How to Beat Aerophobia: Tips by Therapists 

How to Beat Aerophobia: Tips by Therapists 

Statistically 10% of people refuse to fly because of fear, and 85% of passengers feel discomfort before the upcoming flight. Surely you, too, sometimes try to mentally support the pilot on takeoff and landing, listening to whether everything is okay with the engine, and worrying whether the vibrating wing can withstand the load. Psychologists believe that fears that don’t limit our life and don’t affect the choice of how to move can be attributed to the norm.

Another thing is if within a few days you start thinking about flying, studying the device of the plane and statistics of air accidents, experiencing excruciating fear up to the refusal to fly – then it’s better to consult specialists.

Causes and Symptoms of Aerophobia

Why are some people completely unconcerned about the flight, while others begin to panic at the mere thought of the plane? Psychologists don’t give an unambiguous reason. It may be a fear of heights, or a belief formed in childhood or under the influence of the media, catastrophizing air travel. In many cases, panic is caused by an inability to control the process and somehow influence the situation.

Symptoms of aerophobia can be physiological and psychological:

  • Physiological symptoms: nausea, general malaise, tremors, increased sweating, diarrhea and other gastrointestinal disorders, breathing problems, dizziness, muscle tension.
  • Psychological symptoms: panic attacks, disorientation, irritability, inability to think soberly, pessimism and sadness.

How to Fight Aerophobia on Your Own

Think about where you want to go the most. Preferably, this place should be on another continent so that you can’t get there by train or car. The dream is more likely to compel action.

Think of Distractions

If you have decided to buy a ticket and have already stepped on board, congratulations! You’re already a hero! So as not to worry during takeoff and landing, think of something to do during this time. Perhaps this will be a movie that you haven’t watched enough at home, a sports event you want to bet via Bet20, or a book that you’ve been putting off for a long time, or a report that you need to turn in upon arrival. Games are even better at capturing attention.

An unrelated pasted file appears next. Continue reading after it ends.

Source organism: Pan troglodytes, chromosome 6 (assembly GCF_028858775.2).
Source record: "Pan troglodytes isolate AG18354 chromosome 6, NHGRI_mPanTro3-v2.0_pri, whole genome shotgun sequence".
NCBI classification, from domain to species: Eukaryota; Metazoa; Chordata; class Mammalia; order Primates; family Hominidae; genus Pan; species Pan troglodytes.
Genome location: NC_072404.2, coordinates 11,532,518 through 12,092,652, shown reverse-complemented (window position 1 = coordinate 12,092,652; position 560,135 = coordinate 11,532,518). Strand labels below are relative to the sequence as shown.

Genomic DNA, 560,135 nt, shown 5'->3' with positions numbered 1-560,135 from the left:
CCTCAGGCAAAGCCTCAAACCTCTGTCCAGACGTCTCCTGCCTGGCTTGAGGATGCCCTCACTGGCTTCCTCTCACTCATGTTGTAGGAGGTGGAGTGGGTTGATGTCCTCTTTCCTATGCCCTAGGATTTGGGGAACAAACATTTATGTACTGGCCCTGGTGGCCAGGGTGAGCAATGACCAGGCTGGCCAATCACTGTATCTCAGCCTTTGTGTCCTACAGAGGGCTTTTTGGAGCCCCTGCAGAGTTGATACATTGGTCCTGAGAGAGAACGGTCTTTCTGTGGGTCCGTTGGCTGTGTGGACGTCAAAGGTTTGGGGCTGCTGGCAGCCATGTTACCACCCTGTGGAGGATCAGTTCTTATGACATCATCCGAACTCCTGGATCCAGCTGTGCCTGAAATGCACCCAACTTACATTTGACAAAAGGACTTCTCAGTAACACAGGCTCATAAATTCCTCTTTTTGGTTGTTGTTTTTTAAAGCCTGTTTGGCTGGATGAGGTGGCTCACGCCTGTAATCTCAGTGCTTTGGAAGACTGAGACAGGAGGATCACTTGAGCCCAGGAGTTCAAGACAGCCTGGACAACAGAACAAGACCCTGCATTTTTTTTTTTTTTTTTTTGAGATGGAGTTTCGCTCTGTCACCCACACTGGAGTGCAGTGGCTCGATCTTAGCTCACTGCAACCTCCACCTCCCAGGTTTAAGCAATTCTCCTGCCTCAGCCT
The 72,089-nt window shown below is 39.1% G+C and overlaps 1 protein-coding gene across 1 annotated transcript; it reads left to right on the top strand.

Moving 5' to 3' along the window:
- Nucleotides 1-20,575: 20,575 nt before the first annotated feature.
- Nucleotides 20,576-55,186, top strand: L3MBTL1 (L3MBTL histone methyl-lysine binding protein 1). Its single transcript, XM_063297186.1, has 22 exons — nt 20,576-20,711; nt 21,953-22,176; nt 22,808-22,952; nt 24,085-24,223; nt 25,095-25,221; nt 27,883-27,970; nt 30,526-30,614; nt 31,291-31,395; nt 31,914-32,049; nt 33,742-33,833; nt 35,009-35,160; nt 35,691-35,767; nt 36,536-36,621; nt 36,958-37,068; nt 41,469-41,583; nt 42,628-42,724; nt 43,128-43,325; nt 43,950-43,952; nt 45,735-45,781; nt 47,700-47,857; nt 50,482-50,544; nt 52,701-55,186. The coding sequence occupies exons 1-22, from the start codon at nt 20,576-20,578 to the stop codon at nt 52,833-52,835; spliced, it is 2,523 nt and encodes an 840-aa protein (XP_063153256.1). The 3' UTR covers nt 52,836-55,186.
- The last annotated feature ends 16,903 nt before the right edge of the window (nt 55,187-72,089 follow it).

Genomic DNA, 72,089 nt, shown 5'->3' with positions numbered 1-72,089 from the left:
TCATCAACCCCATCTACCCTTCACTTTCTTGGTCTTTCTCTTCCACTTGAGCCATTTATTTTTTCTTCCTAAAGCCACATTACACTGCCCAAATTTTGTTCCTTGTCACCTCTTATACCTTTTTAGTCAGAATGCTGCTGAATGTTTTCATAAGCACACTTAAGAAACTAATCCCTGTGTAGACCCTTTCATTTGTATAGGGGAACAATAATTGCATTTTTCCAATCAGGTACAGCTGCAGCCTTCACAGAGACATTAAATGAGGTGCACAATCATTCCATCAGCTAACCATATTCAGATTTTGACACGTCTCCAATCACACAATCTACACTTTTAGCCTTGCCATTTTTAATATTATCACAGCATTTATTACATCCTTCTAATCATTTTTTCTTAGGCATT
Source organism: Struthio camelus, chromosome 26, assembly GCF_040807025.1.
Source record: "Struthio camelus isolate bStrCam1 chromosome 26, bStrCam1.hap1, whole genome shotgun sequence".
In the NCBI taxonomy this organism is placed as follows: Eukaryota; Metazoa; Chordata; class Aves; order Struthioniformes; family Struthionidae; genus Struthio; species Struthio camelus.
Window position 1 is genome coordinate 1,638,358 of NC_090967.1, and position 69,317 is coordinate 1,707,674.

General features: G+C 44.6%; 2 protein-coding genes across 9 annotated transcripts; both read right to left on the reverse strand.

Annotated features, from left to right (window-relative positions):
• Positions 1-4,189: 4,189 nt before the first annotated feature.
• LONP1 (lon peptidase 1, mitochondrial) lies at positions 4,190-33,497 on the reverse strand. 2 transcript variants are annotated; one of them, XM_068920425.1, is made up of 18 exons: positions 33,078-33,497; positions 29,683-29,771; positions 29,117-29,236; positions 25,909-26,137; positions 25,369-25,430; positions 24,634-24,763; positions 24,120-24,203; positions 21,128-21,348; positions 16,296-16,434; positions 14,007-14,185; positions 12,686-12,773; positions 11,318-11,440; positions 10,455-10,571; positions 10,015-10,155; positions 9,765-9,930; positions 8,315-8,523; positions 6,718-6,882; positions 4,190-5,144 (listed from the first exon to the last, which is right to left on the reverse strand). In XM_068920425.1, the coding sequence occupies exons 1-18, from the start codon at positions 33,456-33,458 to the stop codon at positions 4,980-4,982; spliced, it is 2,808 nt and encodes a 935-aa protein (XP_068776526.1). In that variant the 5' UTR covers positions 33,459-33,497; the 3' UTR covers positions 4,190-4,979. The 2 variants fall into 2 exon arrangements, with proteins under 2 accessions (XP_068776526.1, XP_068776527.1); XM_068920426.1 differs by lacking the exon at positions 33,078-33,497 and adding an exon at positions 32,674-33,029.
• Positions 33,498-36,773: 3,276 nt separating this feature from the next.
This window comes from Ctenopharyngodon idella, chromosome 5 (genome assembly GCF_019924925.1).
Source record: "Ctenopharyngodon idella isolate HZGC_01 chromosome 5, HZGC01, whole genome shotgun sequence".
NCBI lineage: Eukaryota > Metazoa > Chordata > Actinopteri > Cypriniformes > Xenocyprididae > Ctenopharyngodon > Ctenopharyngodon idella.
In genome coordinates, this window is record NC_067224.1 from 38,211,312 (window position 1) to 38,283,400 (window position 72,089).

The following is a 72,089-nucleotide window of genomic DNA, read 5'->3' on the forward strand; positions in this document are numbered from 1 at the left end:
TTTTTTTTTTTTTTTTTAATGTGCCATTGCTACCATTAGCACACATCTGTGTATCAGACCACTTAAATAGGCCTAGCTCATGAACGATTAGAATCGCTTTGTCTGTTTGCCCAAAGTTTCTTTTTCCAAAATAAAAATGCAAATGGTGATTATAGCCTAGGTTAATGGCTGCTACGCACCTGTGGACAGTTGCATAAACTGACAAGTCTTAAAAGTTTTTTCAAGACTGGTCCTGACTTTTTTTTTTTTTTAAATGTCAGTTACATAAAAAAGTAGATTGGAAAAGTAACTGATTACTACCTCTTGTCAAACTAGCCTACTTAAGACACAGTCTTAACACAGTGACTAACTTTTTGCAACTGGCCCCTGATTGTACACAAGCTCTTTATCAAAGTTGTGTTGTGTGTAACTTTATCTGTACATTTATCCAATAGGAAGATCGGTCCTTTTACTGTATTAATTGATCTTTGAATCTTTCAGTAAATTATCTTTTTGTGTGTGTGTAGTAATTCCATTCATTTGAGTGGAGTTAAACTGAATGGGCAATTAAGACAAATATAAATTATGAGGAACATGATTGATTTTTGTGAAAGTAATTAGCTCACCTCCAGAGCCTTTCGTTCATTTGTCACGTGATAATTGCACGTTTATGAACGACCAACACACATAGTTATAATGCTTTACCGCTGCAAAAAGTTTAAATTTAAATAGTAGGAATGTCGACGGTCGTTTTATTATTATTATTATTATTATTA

Explore the Ranking of the Safest Airlines in the World

Understandably, the statistics are not much of a comfort, but it’s more pleasant to fly on the safest airplane. ranks the safest airlines. Qantas has held the top spot for decades. The list is also compiled among the low-cost carriers.

Choose Stable Seats on the Plane

The seats in the airplane’s wings are the least affected by turbulence. The worst part of the cabin is the tail section. If you have a fear of heights, sit in an aisle seat.

Apps for Combating Aerophobia

Download mobile apps developed by professional pilots and psychologists. They will not only provide psychological help, but also distract you from anxious thoughts:

  • No_Fear. The app works with panic attacks and aerophobia, vestibular problems and fear of heights. The app has two parts: “learning” (learn about the causes of fear, proper reactions, and control) and “training” (practicing reactions to painful situations using virtual reality technology).
  • ANA Takeoff Mode. A clever puzzle game in which you have to control a balloon, captures your attention and distracts you from what is happening on board. A special relaxing melody adjusts to the noise in the cockpit and increases the volume when the engines go into takeoff mode.
  • Sky Guru. Imagine having a pilot sitting next to you and explaining every sound, roll, sensation, warning and telling you about turbulence zones, what sights and cities are whizzing by below. Sky Guru gets information about your upcoming flight from professional aviation sources used by airlines when planning flights. And further it “translates” it into human language. The app works in airplane mode.

Learn About Airline Training

Sometimes courses to combat fears are organized by the airlines themselves. “Conquer your fear of flying!” – calls the budget carrier Easyjet, inviting everyone to its Fearless Flying courses. Tourists are invited to listen to a lecture by experts and then take a test flight from a local airport to practice their skills

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